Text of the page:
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Evaluation of autochthonous lactic acid bacteria as starter and non-starter cultures for the production of Traditional Mountain cheese
- Carafa, Ilaria, Stocco, Giorgia, Franceschi, Piero, Summer, Andrea, Tuohy, Kieran Michael, Bittante, Giovanni, Franciosi, Elena
- Food research international 2019 v.115 pp. 209-218
- DNA, Lactobacillus rhamnosus, Lactococcus, Streptococcus thermophilus, cheese ripening, cheeses, fatty acid composition, fermentation, lactic acid bacteria, linoleic acid, milk, short chain fatty acids, smell, starter cultures, taste, texture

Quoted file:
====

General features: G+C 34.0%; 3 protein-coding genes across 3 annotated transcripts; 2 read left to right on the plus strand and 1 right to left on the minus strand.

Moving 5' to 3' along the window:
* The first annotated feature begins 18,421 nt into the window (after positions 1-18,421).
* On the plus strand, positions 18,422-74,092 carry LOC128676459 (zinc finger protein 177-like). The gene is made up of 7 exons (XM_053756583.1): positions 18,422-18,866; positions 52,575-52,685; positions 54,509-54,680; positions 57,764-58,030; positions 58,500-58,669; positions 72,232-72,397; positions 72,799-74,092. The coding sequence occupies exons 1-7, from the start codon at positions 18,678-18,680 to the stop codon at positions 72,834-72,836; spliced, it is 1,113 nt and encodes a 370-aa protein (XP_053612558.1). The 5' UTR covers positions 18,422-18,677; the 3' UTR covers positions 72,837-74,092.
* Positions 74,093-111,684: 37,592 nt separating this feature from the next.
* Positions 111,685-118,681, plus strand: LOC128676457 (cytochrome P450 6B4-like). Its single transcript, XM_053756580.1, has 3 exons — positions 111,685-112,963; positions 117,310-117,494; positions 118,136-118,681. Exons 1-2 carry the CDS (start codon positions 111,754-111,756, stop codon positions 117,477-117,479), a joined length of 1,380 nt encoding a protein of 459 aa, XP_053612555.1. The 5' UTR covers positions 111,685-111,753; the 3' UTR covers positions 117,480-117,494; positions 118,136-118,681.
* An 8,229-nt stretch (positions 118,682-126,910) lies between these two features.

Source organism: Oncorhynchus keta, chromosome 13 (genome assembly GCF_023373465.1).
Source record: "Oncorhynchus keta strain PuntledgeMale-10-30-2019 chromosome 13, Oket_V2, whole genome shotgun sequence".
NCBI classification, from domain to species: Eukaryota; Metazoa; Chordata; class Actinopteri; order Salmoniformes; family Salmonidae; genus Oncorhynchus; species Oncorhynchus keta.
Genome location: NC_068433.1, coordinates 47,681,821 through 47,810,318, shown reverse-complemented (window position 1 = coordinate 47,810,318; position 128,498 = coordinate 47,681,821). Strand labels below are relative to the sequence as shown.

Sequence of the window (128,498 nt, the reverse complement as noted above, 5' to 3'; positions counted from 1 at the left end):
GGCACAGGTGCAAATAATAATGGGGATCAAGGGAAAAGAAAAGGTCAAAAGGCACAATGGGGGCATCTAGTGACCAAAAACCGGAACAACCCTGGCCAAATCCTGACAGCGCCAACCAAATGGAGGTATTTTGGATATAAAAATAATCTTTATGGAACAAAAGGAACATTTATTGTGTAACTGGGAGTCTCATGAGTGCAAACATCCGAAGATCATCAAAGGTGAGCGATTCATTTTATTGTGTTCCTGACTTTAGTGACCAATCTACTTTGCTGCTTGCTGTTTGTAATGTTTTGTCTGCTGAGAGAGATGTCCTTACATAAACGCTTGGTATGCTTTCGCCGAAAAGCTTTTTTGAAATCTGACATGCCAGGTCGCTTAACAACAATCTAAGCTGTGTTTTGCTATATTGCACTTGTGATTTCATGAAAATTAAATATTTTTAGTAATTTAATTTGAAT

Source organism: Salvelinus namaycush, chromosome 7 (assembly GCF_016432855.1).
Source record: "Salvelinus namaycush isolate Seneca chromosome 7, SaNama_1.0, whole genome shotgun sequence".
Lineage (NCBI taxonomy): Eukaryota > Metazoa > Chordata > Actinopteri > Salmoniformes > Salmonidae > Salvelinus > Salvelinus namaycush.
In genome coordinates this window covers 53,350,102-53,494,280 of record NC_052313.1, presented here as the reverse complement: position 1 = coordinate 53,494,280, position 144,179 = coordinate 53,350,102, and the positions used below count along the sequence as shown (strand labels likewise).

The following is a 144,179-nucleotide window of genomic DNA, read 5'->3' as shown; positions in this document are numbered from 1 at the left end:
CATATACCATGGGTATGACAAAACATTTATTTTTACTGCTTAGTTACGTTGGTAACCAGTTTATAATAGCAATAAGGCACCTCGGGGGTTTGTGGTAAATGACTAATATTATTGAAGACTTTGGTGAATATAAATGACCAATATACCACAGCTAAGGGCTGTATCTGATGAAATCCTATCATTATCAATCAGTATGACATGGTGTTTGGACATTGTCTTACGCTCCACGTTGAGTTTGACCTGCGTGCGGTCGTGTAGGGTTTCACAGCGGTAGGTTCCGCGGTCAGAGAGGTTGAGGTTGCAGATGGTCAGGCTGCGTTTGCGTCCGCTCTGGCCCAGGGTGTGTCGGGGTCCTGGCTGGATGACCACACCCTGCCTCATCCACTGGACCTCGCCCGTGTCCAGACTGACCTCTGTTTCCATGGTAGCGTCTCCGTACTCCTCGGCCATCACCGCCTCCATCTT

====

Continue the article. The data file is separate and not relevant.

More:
- Lactococcus lactis subsp. lactis 68, Streptococcus thermophilus 93 and Lactobacillus rhamnosus BT68, previously isolated from Traditional Mountain (TM) cheese, were tested for the production of four experimental mountain cheeses, with the aim to assess their effectiveness in leading the TM-cheese-making process. Lactococcus lactis subsp. lactis 68 and Streptococcus thermophilus 93 were used as starter cultures, whereas Lactobacillus rhamnosus BT68 was used as non-starter culture. Three control (CTRL) cheeses were manufactured without adding any starter, according to the traditional cheese-making process; nine, cheeses were produced inoculating the vat milk with the starters (ST), starter and low concentration of non-starter culture (STLC), starter and high concentration of non-starter culture (STHC).Samples of vat milk, cheese after 24 h and 7 months ripening were processed for microbiological counts. Mesophilic cocci were dominant in all 24 h-cheese samples, while a dominance of both cocci and lactobacilli was observed after 7 months ripening. The total genomic DNA was extracted, and a fragment of V1-V3 region was amplified and pyrosequenced. Lactococci and streptococci were the most abundant species, and Lc. lactis ssp. lactis 68 affected the proliferation of milk-resident Lc. lactis ssp. cremoris, during the early fermentation. Lb. rhamnosus BT68 showed to be responsible in reducing the abundance of other Lactobacillus species. Moreover, it likely competed against Sc. thermophilus 93 for the same energetic sources, when added in concentration higher than 5 × 103 CFU/mL milk.The sensorial and fatty acid (FA) composition analysis were performed on cheese samples at the end of ripening, demonstrating that the inoculated cheeses had better sensorial characteristics (aspect, smell, taste, texture) than CTRL cheeses, and that Lb. rhamnosus BT68 at high concentration is related to the increase of short chain fatty acids and conjugated linoleic acid in cheese after 7 months ripening.